The pinned tweet at the head of Natalya Coyle’s Twitter feed dates back to August of last year.
“I’ve just QUALIFIED FOR THE TOKYO OLYMPICS!!” wrote the modern pentathlete who had claimed a top-10 finish at the Rio Games back in 2016. The capital letters and extra exclamation mark were her’s. So too the Irish and Japanese flags and accompanying fire symbols.
Underneath a second paragraph that emphasised just how thrilled she was at that point in her life was a picture of the Meath woman in a green singlet and with a smile as wide as the large Tricolour she was raising in triumph behind her back.
Yesterday, that post was followed by another shortly after 5pm when she, like thousands of other athletes around the world, reacted to the news from earlier in the day that the Tokyo Games would be pushed back to an unspecified point in 2021.
There was a sadness expressed for the years spent preparing for her second shot at an Olympic appearance but relief for the fact that she no longer had to keep training for now for an event that everyone knew would be delayed long before it was made official.
“I’m a mixed bag of emotions,” she wrote.
Coyle, like so many other athletes today, had no difficulty in keeping all this in perspective.
She was, for instance, one of among many to point out that the postponement meant she could now cease preparations that could put herself and others at risk.
The decision to press pause was, in effect, a potential matter of life and death.
The modern pentathlete described sport, all of it, as a “little footnote in the global battle” against the pandemic and hailed the medical professionals, supermarket employees, postmen and women and refuse collectors as the heroes of today and tomorrow.
Leona Maguire who, like Coyle, was an Olympian in Rio four years ago, thanked the efforts of everyone out there who are “putting their lives on the line” and noted that the postponement would hit not just golfers and other athletes but those networks of staff who support them.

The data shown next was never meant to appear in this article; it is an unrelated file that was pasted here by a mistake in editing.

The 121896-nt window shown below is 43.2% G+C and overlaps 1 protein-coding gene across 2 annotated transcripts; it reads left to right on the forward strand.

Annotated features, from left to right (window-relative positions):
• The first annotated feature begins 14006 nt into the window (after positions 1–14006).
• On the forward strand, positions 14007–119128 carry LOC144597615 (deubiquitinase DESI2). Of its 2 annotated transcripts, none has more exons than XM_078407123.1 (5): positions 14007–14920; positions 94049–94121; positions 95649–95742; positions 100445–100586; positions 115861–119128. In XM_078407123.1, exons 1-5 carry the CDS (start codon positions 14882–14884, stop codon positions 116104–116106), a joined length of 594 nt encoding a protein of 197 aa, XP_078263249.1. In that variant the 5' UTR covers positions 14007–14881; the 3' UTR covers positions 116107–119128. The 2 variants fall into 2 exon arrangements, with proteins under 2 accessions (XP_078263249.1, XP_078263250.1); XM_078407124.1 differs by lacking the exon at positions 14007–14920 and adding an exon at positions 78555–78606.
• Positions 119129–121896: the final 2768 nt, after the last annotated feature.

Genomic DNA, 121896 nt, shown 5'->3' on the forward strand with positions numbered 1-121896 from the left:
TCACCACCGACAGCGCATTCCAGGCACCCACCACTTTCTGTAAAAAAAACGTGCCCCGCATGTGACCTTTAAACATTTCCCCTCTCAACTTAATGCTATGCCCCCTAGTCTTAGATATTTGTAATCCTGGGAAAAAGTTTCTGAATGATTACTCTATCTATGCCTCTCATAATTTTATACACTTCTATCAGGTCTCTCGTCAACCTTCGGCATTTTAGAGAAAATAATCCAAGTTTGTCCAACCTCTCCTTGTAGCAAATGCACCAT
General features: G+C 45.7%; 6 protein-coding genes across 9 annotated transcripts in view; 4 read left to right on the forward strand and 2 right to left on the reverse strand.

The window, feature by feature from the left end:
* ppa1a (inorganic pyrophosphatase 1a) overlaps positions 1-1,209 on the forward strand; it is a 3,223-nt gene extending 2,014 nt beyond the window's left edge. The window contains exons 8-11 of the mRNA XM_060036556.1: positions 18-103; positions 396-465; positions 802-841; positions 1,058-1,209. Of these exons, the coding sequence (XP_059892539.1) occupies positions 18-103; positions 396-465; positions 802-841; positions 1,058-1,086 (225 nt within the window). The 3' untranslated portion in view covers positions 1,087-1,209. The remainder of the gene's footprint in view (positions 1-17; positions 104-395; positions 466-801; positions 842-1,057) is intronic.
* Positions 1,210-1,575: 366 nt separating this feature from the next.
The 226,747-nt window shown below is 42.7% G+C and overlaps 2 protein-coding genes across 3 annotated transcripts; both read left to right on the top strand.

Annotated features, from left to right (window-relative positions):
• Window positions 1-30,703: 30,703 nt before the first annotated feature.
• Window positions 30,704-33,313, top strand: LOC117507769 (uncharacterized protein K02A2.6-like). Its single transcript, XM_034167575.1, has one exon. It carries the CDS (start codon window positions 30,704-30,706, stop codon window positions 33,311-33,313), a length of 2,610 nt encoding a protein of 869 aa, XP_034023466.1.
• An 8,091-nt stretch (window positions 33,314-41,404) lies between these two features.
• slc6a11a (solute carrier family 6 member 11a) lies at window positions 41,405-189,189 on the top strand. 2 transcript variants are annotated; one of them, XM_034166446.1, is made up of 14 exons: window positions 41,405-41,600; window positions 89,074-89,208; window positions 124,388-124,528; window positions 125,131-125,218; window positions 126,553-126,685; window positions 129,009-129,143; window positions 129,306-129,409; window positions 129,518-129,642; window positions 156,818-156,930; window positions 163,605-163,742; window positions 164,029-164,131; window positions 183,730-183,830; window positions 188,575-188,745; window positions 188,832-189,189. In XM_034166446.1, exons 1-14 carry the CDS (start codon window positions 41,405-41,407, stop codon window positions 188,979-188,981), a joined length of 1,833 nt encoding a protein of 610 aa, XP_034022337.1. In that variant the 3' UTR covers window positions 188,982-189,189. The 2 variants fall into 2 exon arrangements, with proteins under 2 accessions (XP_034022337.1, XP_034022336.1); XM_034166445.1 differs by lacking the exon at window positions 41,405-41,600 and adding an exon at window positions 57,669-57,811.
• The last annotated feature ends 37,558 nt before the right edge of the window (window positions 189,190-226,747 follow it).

They all know this is far bigger than just them. Patrick O’Leary, the Paralympic canoeist, admitted to shedding a tear at the news but added that he had been on an open call with 70 fourth-year chemistry students at the time it dropped and explaining how their degree assessments would work in light of all this upheaval.
Everyone knows this was the only option.
The Olympic Federation of Ireland (OFI), unlike Canada and Australia, had earlier in the week held back from pulling their athletes from any Games held in 2020 but they had all but switched their focus ahead to 2021 in anticipation of the events that have since unfolded.
The body was quick to turn its attention to the needs of the athletes according to the statement released yesterday and just how necessary all support will be was evident in the reaction of the nation’s rowers who were described as “devastated” with the news.
Ireland has four boats qualified: women’s single scull, qualified by Sanita Puspure; men’s lightweight double, qualified by Fintan McCarthy and Paul O’Donovan; men’s double of Ronan Byrne and Phil Doyle and the women’s pair, qualified by Monika Dukarska and Aileen Crowley.
The hope was that the women’s four and women’s lightweight double would join them in the coming weeks only for their events, like so many others across the sporting spectrum and along the various qualification pathways, to be cancelled with the spread of the virus.
“We are saddened that our athletes will now not have the opportunity to represent Ireland at the Olympics this year,” said Rowing Ireland’s high-performance director Antonio Maurogiovanni.
“For them, not to have the opportunity to compete at the Olympics this year is hard to accept. With the circumstances that we can’t control, our attention now is focused on the future. We have four boats currently qualified, and our goal is still to qualify two more before the Olympics.
“We are in an excellent place for Irish Rowing and we must all keep up the hard work and focus through these difficult times.”
Elite athletes are a remarkably resilient bunch, both mentally and physically, but they are human too. There will be periods of disappointment and even disillusionment for some as they take stock of lives put on hold just as they had approached within reach of the highest stage.
Two of Maurogiovanni’s charges, Doyle and Aifric Keogh, spoke on behalf of the rest of their high-performance rowing colleagues when admitting that “it’s hard not to lose perspective when it’s a decision to meaningful to us as a group of athletes”.
They too managed to look beyond their own horizons and give thanks for the fact that Ireland has not, as it stands, suffered the losses experienced in other countries but a web of sporting questions now need untangling as a result of this unprecedented move.
Irish sprinter Leon Reid posed some of them when asking what now of those found guilty of doping and whose bans expire before the Games next year? What of the points system used for qualification. Or of funding and monies already spent on flights?
Insignificant details given the issues at play right now but still meaningful matters for those affected and hopeful of pushing through another 12 months. Whatever the minutiae, the Games will go on. At some stage. And the walker Brendan Boyce can’t wait.
“It now has the potential to be the greatest show of unity, of life and of sport the world has ever seen,” he tweeted. “Let’s crush #COVID19 #togetherapart”.